Cultivated throughout Asia for thousands of years, eggplants come in many shapes, sizes, and names.
Interestingly, in Italian, it’s called melanzana, which morphed into “mela insana” or “mad apple” in English, a nod to the 13th century beliefs that eggplants were extremely poisonous and could cause insanity.
While it is true that eggplant leaves and flowers can be toxic if you eat them in large amounts, eggplants are extremely nutritious with a ton of health benefits.
An expert chef’s tips on how to pick the best eggplants
I also wanted to point out that we’re using Chinese eggplants for this recipe. My dad prefers them because they’re less bitter and have fewer seeds than other types of eggplants. This recipe still works with the wider, fatter types of eggplants, with some small adjustments that we talk about later.
Chinese eggplants are long and thin. To choose the best one, pick a slim, brightly-colored one with glossy skin. Don't get wrinkly eggplants, as that's a sign of dehydration. Hold it by the stem and wave it a bit. If it's stiff, don't get it. Instead, it should look elastic, bouncing and swaying as you swing it (also, uh, don't let go).
My parents talk about this in great detail throughout our recipe video, but here are some of the things they look for:
- brighter skin
- thin, slender (not thick)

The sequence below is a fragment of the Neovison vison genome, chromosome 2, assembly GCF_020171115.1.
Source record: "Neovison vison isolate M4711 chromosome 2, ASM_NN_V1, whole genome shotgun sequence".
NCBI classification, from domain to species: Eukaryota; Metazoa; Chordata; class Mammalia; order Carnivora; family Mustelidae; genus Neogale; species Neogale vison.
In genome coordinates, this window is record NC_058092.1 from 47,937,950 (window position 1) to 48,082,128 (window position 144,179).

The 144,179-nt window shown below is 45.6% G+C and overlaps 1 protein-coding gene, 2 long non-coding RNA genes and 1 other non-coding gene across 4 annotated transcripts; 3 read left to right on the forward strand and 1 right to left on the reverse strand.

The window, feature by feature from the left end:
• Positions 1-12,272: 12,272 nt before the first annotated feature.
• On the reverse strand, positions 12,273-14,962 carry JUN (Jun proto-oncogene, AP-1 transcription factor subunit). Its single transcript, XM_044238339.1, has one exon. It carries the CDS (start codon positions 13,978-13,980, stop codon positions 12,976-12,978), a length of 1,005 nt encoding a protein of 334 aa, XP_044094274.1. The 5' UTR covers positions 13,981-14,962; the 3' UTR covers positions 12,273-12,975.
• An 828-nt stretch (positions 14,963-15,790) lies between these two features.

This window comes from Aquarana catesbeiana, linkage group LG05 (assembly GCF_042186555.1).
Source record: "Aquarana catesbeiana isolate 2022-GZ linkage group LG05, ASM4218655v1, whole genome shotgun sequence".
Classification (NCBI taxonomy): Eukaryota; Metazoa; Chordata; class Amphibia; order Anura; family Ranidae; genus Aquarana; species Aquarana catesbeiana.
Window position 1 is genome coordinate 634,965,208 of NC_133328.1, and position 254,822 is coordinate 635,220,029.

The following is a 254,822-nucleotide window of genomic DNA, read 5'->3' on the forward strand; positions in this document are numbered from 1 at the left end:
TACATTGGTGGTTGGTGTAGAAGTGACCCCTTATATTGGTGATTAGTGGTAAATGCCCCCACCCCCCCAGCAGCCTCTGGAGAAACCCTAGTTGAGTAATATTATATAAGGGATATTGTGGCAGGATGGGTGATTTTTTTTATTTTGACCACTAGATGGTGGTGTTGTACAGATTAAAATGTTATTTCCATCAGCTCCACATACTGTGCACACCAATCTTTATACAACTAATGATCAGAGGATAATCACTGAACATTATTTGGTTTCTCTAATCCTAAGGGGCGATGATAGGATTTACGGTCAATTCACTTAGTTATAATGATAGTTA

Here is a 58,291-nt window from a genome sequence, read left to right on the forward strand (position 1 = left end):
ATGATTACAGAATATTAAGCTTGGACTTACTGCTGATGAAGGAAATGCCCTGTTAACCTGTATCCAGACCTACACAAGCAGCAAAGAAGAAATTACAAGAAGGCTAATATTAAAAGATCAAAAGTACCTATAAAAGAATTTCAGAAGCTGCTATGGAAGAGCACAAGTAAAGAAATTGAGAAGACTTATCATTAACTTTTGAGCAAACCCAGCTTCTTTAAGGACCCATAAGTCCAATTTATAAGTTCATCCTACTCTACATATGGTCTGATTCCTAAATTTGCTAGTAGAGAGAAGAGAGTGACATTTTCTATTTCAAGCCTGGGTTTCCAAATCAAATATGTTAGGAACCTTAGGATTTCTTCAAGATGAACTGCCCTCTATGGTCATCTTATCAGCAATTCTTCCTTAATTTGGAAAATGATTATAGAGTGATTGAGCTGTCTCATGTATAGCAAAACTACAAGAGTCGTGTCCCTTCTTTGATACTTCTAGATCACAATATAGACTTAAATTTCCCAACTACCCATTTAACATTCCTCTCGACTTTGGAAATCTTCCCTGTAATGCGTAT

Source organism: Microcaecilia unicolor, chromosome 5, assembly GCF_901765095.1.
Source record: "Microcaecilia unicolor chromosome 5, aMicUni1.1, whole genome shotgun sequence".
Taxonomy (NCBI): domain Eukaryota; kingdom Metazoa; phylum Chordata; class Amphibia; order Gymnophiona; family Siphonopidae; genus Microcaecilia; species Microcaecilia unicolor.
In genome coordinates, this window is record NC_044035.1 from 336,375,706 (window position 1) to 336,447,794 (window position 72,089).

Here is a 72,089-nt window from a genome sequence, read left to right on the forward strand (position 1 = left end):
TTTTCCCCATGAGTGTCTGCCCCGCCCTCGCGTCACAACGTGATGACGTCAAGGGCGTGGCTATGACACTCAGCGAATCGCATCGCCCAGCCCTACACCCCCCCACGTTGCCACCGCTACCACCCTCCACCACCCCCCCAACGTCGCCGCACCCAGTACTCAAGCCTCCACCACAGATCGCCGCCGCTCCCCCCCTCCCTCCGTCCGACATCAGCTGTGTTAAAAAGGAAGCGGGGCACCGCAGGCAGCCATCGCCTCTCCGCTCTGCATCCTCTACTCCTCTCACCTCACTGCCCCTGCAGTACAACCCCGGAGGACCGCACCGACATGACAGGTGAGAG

- should be easy to bend, not firm
- smooth surface
To salt or not to salt
“Should you salt your eggplant?” is a very common question. Salting eggplants used to be a thing centuries ago when eggplants were much more bitter. Nowadays, salting doesn’t really have any noticeable effect on bitterness, because eggplants have been bred to be much more mild in taste.
However, if you’re frying them, salting eggplants does appear to help remove some excess moisture due to osmosis. The salt also helps break down some of the fibers, resulting in a more creamy texture.
In this yuxiang eggplant recipe, my dad is going for a slightly firmer texture. If you’re looking for more of that restaurant-style creamy feel, check out Kenji Alt Lopez’s video, in which he goes into lots of detail about his process, osmosis, and his own version of Chinese eggplant with garlic sauce.
Alternatives to Oyster Sauce
Since oyster sauce is made out of oyster extract, here are some alternatives that have a similar taste without using the actual oyster. If you're vegetarian or need to stay away from gluten, we have three alternatives for you!
A homemade vegetarian and gluten-free oyster sauce
Unfortunately, we don't know of a vendor that sells an oyster sauce that caters to both vegetarian and gluten-free dietary restrictions, so you'll need to DIY the sauce.
Mix equal parts gluten free soy sauce and gluten free hoisin sauce. This isn't exactly the same as oyster sauce, but it's pretty close.
Finding Asian ingredients
Some of these ingredients can hard to find in a typical grocery store.
If you don't live near an Asian market, most or all of what my dad uses in this recipe can be found on Amazon:
These links are affiliate links, which means that if you use our links to purchase these ingredients, Amazon pays my family a small amount for the sale - at no extra cost to you. If you use these links, we really appreciate the support!